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SEA@OAK: Young pitches six strong innings

If opposing hitters are learning anything about Royals rookie Yordano Ventura, it's that he has much more than a fastball clocked at 102.9 mph earlier this season.

In his last start, Ventura (2-1, 2.00 ERA) had 10 strikeouts in just six innings against San Diego. His main weapon?

"Every pitch -- he used fastball, curveball and changeup, all three pitches for strikeouts," catcher Salvador Perez said.

The six-foot, 180-pound right-hander enters Saturday's game in Seattle tied with Anaheim's Garrett Richards for the highest fastball velocity (96 mph) in Major League Baseball, according to

Last time out, he didn't issue a walk, though he did throw 101 pitches and allow a three-run homer in the sixth when he hung a curveball. That ended a streak of 18 consecutive scoreless innings.

"He's getting strikeouts because he's got a good fastball. He's also got three above-average pitches with his changeup and curveball," manager Ned Yost said. "So all three pitches set up all three pitches. You can't sit one pitch with him."

His curveball has been especially effective of late.

"They're sitting on a 99 mph fastball, and all of a sudden, boom, whoa, it freezes you," Yost said.

Mariners starter Chris Young's strategy hasn't been to freeze hitters so much as to confuse them. The 34-year-old righty is 2-0 with a 3.03 ERA. Signed to a one-year deal late in Spring Training, Young made one successful appearance as a long reliever early in the year before injuries depleted Seattle's rotation and forced him into a starting role.

His fastball is in the mid-80s and he consistently works up in the strike zone. He didn't pitch in the Major Leagues last season because he was recovering from surgery to correct thoracic outlet syndrome following two other operations to his throwing shoulder. Not exactly a recipe for success.

Yet he's won his last two starts and the praise of pitching coach Rick Waits for his intensity and mentoring Seattle's young rotation.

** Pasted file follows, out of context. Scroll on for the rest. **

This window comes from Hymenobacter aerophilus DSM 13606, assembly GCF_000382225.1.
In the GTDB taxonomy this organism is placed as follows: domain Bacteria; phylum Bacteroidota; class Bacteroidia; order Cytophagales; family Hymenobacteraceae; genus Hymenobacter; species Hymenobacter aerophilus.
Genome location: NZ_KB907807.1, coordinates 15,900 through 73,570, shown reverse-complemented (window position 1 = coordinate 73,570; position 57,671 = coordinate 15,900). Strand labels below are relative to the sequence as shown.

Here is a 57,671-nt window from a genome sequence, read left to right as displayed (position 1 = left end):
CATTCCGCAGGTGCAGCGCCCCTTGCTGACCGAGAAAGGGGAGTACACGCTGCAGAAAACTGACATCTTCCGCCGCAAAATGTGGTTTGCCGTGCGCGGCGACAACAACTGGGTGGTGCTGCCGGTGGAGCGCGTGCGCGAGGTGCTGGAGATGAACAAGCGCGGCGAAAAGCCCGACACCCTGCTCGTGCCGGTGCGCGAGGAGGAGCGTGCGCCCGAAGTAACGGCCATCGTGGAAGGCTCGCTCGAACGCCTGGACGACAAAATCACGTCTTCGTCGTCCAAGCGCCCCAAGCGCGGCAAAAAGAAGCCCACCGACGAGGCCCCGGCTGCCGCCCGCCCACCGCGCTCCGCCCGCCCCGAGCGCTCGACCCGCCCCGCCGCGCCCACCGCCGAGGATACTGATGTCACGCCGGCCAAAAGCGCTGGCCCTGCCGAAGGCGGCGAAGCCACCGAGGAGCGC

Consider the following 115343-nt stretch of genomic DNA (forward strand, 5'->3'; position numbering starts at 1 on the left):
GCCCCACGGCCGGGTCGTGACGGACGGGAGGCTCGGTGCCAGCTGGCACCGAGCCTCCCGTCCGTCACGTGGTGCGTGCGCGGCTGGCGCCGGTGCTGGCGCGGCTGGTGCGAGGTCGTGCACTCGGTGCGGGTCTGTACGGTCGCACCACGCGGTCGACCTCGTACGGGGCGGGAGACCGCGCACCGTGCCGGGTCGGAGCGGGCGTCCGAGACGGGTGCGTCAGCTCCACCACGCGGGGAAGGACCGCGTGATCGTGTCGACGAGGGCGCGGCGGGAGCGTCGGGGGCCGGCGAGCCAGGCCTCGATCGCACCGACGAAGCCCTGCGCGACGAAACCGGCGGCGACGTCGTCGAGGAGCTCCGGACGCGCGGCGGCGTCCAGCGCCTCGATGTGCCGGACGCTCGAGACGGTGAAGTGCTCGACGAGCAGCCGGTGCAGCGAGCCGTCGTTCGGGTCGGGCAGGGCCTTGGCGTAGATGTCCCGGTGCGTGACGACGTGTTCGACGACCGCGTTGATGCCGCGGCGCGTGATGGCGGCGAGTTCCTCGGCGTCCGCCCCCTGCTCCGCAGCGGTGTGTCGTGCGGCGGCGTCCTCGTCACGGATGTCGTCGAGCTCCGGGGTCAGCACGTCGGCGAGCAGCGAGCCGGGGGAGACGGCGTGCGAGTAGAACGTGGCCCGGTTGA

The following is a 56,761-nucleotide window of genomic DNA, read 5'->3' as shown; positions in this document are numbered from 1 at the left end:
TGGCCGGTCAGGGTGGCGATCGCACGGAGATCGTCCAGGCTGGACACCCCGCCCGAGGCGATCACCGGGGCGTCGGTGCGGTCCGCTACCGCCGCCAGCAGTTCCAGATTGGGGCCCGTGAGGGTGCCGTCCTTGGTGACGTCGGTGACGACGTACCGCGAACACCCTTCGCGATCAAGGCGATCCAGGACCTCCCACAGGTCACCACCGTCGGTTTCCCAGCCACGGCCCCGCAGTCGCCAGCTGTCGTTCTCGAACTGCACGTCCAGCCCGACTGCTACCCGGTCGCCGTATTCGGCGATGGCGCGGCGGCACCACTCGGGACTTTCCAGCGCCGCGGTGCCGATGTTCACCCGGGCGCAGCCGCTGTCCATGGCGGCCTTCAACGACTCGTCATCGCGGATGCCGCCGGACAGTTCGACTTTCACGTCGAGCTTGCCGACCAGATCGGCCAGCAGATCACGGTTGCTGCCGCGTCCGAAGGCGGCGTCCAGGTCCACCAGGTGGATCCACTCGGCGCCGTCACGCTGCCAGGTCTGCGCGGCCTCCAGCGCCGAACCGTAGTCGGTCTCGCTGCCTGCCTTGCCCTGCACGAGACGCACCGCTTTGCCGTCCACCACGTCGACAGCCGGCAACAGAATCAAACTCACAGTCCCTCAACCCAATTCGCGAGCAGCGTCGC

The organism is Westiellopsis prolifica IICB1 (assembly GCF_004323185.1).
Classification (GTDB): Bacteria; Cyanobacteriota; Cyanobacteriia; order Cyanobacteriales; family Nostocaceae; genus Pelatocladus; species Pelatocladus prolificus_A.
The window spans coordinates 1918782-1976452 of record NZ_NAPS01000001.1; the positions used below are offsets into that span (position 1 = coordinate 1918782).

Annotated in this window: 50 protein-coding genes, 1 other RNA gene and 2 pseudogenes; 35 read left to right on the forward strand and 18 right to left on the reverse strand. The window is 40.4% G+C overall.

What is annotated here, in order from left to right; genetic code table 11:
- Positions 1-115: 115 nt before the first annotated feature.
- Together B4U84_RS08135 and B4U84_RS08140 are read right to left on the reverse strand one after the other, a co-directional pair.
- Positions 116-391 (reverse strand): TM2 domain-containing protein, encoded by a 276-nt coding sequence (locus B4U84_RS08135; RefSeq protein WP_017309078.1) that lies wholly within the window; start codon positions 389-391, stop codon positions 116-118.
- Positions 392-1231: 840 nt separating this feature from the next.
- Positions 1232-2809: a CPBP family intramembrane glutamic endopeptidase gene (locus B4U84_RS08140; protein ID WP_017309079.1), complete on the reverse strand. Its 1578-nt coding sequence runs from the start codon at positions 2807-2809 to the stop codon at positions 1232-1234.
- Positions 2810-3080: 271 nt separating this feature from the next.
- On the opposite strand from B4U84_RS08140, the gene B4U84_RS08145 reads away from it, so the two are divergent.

"He's just been great for our team because we have young pitchers, and he's available there," Waits said. "I saw him standing up on the railing with one of our other pitchers talking. That's great to see as a pitching coach because they only listen to me so [much]."

Mariners: Ackley back in left
After opting the past two games to sit left-handed-hitting Dustin Ackley against left-handers Drew Pomeranz of the A's and Danny Duffy of the Royals, manager Lloyd McClendon had Ackley back in the lineup hitting seventh and playing left field Friday night against Royals lefty Jason Vargas.

From the outset of Spring Training, McClendon has maintained that Ackley wouldn't be in a platoon role. Yet, utility outfielder Cole Gillespie, a right-handed hitter, was in the lineup in his stead when Seattle faced Pomeranz and Duffy.

McClendon said Friday he doesn't plan to scale back Ackley's playing time. He simply wanted to see what he had in Gillespie, whom the club recalled from Triple-A Tacoma in late April. In eight games, the 29-year-old Oregon State product has yet to make an impression, going 3-for-18 (.167 batting average) with a double and no RBIs.

Ackley, meanwhile, hit just .222 (6-for-27) while the club reeled off wins in 11 of its last 14 games before Friday's 6-1 loss.

"[Ackley's] our left fielder," McClendon said. "He's gonna play. I think it was a product of trying to get [Gillespie] out there more than getting [Ackley] back out there. He's our guy and he's going to play against left-handers as well.

Royals: A little short in the pen
With the departure of relief pitcher Michael Mariot and the arrival of second baseman Johnny Giavotella on Friday, the Royals' bullpen went from seven pitchers to six.

Second baseman Omar Infante isn't playing because of back pain but the hope is that he can return by next Tuesday after missing just five games.

Duffy is being shuffled back to the bullpen, at least temporarily, but he started and went six-plus innings Thursday night so he's not likely to be available for relief duty until Tuesday.

So the Royals will be hoping for lengthy outings by their starters the next few days to avoid putting wear and tear on the pen.

Worth noting
• Royals coach Rusty Kuntz has returned to the first-base coaching box after missing two weeks because of a left wrist fracture. Mike Jirschele had been filling in for Kuntz at first base. Kuntz, however, continued his outfield and baserunning coaching duties despite the cast on his arm.

• Yost reached the 300-victory mark as Royals skipper Wednesday in San Diego. He's 301-353 since taking over May 13, 2010. Comments